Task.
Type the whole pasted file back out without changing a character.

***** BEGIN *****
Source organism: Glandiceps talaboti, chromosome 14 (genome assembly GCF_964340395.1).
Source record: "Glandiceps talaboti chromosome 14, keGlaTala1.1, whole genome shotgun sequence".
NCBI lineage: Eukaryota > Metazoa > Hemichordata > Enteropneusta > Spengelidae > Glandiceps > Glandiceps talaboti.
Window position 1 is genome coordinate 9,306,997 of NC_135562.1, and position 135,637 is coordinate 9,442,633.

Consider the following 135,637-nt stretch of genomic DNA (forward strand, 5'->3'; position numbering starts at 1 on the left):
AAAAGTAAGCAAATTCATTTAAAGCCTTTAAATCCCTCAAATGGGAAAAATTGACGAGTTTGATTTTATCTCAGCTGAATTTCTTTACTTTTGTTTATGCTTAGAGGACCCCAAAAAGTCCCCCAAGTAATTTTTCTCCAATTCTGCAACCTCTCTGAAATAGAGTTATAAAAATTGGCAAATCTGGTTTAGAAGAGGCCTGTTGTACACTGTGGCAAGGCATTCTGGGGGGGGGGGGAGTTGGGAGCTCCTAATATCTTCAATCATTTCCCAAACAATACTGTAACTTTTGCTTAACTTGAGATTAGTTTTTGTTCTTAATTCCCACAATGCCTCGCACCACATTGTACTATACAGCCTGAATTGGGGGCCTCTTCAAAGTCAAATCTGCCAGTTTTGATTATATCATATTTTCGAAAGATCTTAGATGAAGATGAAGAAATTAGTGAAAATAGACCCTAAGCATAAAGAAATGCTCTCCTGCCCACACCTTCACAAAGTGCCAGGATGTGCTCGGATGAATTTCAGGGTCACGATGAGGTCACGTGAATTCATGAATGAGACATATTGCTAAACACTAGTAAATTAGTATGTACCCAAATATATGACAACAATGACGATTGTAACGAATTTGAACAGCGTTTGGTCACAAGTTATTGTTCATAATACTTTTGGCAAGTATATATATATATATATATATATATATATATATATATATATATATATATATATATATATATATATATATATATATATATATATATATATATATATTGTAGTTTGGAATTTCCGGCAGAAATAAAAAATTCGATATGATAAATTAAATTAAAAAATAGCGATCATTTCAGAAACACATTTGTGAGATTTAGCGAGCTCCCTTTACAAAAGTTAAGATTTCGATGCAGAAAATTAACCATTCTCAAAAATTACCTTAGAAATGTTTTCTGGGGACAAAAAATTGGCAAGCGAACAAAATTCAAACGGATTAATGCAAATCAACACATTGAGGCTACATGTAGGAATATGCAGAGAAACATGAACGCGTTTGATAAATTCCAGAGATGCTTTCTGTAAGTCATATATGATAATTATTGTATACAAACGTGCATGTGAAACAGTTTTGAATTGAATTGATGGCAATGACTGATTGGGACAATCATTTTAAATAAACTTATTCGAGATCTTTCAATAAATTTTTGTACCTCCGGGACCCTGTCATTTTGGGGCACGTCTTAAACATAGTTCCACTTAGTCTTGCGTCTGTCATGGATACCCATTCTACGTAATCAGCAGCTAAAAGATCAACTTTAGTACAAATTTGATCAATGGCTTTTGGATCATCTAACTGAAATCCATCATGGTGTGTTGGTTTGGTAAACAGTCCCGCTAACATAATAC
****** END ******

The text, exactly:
Source organism: Glandiceps talaboti, chromosome 14 (genome assembly GCF_964340395.1).
Source record: "Glandiceps talaboti chromosome 14, keGlaTala1.1, whole genome shotgun sequence".
NCBI lineage: Eukaryota > Metazoa > Hemichordata > Enteropneusta > Spengelidae > Glandiceps > Glandiceps talaboti.
Window position 1 is genome coordinate 9,306,997 of NC_135562.1, and position 135,637 is coordinate 9,442,633.

Consider the following 135,637-nt stretch of genomic DNA (forward strand, 5'->3'; position numbering starts at 1 on the left):
AAAAGTAAGCAAATTCATTTAAAGCCTTTAAATCCCTCAAATGGGAAAAATTGACGAGTTTGATTTTATCTCAGCTGAATTTCTTTACTTTTGTTTATGCTTAGAGGACCCCAAAAAGTCCCCCAAGTAATTTTTCTCCAATTCTGCAACCTCTCTGAAATAGAGTTATAAAAATTGGCAAATCTGGTTTAGAAGAGGCCTGTTGTACACTGTGGCAAGGCATTCTGGGGGGGGGGGGAGTTGGGAGCTCCTAATATCTTCAATCATTTCCCAAACAATACTGTAACTTTTGCTTAACTTGAGATTAGTTTTTGTTCTTAATTCCCACAATGCCTCGCACCACATTGTACTATACAGCCTGAATTGGGGGCCTCTTCAAAGTCAAATCTGCCAGTTTTGATTATATCATATTTTCGAAAGATCTTAGATGAAGATGAAGAAATTAGTGAAAATAGACCCTAAGCATAAAGAAATGCTCTCCTGCCCACACCTTCACAAAGTGCCAGGATGTGCTCGGATGAATTTCAGGGTCACGATGAGGTCACGTGAATTCATGAATGAGACATATTGCTAAACACTAGTAAATTAGTATGTACCCAAATATATGACAACAATGACGATTGTAACGAATTTGAACAGCGTTTGGTCACAAGTTATTGTTCATAATACTTTTGGCAAGTATATATATATATATATATATATATATATATATATATATATATATATATATATATATATATATATATATATATATATATATATATATATATATATTGTAGTTTGGAATTTCCGGCAGAAATAAAAAATTCGATATGATAAATTAAATTAAAAAATAGCGATCATTTCAGAAACACATTTGTGAGATTTAGCGAGCTCCCTTTACAAAAGTTAAGATTTCGATGCAGAAAATTAACCATTCTCAAAAATTACCTTAGAAATGTTTTCTGGGGACAAAAAATTGGCAAGCGAACAAAATTCAAACGGATTAATGCAAATCAACACATTGAGGCTACATGTAGGAATATGCAGAGAAACATGAACGCGTTTGATAAATTCCAGAGATGCTTTCTGTAAGTCATATATGATAATTATTGTATACAAACGTGCATGTGAAACAGTTTTGAATTGAATTGATGGCAATGACTGATTGGGACAATCATTTTAAATAAACTTATTCGAGATCTTTCAATAAATTTTTGTACCTCCGGGACCCTGTCATTTTGGGGCACGTCTTAAACATAGTTCCACTTAGTCTTGCGTCTGTCATGGATACCCATTCTACGTAATCAGCAGCTAAAAGATCAACTTTAGTACAAATTTGATCAATGGCTTTTGGATCATCTAACTGAAATCCATCATGGTGTGTTGGTTTGGTAAACAGTCCCGCTAACATAATAC